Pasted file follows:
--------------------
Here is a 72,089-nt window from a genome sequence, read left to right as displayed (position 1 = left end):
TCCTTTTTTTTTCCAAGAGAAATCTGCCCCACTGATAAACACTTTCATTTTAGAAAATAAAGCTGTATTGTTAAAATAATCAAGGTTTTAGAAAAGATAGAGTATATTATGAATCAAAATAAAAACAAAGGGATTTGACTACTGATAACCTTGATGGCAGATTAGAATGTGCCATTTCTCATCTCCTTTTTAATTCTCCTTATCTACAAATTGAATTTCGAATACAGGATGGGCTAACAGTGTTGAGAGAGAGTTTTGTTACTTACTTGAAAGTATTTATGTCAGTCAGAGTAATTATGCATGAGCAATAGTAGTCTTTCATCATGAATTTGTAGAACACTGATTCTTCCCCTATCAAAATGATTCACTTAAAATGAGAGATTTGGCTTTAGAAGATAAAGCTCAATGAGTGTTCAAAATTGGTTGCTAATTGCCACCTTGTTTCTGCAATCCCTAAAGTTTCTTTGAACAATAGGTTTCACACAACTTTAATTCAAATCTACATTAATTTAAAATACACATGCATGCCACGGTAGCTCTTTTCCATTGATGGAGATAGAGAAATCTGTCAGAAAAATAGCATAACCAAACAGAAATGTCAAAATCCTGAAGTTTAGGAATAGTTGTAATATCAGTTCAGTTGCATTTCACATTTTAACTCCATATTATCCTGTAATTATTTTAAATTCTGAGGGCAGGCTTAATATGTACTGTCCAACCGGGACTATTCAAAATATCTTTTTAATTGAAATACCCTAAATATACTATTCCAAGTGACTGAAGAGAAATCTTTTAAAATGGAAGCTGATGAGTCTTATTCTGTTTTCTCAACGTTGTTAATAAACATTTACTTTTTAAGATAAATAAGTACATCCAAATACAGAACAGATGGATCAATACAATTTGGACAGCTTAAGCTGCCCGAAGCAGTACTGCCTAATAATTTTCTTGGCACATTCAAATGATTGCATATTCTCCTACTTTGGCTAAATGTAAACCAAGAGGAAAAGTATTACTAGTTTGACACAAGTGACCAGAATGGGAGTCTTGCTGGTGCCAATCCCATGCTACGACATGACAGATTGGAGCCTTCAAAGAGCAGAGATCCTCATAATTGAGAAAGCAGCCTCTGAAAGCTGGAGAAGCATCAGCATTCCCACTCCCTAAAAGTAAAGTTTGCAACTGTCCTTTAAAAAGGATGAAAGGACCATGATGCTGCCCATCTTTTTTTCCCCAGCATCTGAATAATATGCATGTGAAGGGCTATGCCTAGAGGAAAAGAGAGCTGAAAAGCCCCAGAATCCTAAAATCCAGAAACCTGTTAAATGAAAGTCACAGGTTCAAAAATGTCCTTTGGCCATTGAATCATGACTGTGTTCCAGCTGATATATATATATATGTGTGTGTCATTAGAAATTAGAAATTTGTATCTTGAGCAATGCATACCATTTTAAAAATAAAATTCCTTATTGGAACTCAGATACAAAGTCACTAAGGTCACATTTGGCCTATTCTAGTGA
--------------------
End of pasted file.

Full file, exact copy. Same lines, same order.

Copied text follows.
Here is a 72,089-nt window from a genome sequence, read left to right as displayed (position 1 = left end):
TCCTTTTTTTTTCCAAGAGAAATCTGCCCCACTGATAAACACTTTCATTTTAGAAAATAAAGCTGTATTGTTAAAATAATCAAGGTTTTAGAAAAGATAGAGTATATTATGAATCAAAATAAAAACAAAGGGATTTGACTACTGATAACCTTGATGGCAGATTAGAATGTGCCATTTCTCATCTCCTTTTTAATTCTCCTTATCTACAAATTGAATTTCGAATACAGGATGGGCTAACAGTGTTGAGAGAGAGTTTTGTTACTTACTTGAAAGTATTTATGTCAGTCAGAGTAATTATGCATGAGCAATAGTAGTCTTTCATCATGAATTTGTAGAACACTGATTCTTCCCCTATCAAAATGATTCACTTAAAATGAGAGATTTGGCTTTAGAAGATAAAGCTCAATGAGTGTTCAAAATTGGTTGCTAATTGCCACCTTGTTTCTGCAATCCCTAAAGTTTCTTTGAACAATAGGTTTCACACAACTTTAATTCAAATCTACATTAATTTAAAATACACATGCATGCCACGGTAGCTCTTTTCCATTGATGGAGATAGAGAAATCTGTCAGAAAAATAGCATAACCAAACAGAAATGTCAAAATCCTGAAGTTTAGGAATAGTTGTAATATCAGTTCAGTTGCATTTCACATTTTAACTCCATATTATCCTGTAATTATTTTAAATTCTGAGGGCAGGCTTAATATGTACTGTCCAACCGGGACTATTCAAAATATCTTTTTAATTGAAATACCCTAAATATACTATTCCAAGTGACTGAAGAGAAATCTTTTAAAATGGAAGCTGATGAGTCTTATTCTGTTTTCTCAACGTTGTTAATAAACATTTACTTTTTAAGATAAATAAGTACATCCAAATACAGAACAGATGGATCAATACAATTTGGACAGCTTAAGCTGCCCGAAGCAGTACTGCCTAATAATTTTCTTGGCACATTCAAATGATTGCATATTCTCCTACTTTGGCTAAATGTAAACCAAGAGGAAAAGTATTACTAGTTTGACACAAGTGACCAGAATGGGAGTCTTGCTGGTGCCAATCCCATGCTACGACATGACAGATTGGAGCCTTCAAAGAGCAGAGATCCTCATAATTGAGAAAGCAGCCTCTGAAAGCTGGAGAAGCATCAGCATTCCCACTCCCTAAAAGTAAAGTTTGCAACTGTCCTTTAAAAAGGATGAAAGGACCATGATGCTGCCCATCTTTTTTTCCCCAGCATCTGAATAATATGCATGTGAAGGGCTATGCCTAGAGGAAAAGAGAGCTGAAAAGCCCCAGAATCCTAAAATCCAGAAACCTGTTAAATGAAAGTCACAGGTTCAAAAATGTCCTTTGGCCATTGAATCATGACTGTGTTCCAGCTGATATATATATATATGTGTGTGTCATTAGAAATTAGAAATTTGTATCTTGAGCAATGCATACCATTTTAAAAATAAAATTCCTTATTGGAACTCAGATACAAAGTCACTAAGGTCACATTTGGCCTATTCTAGTGA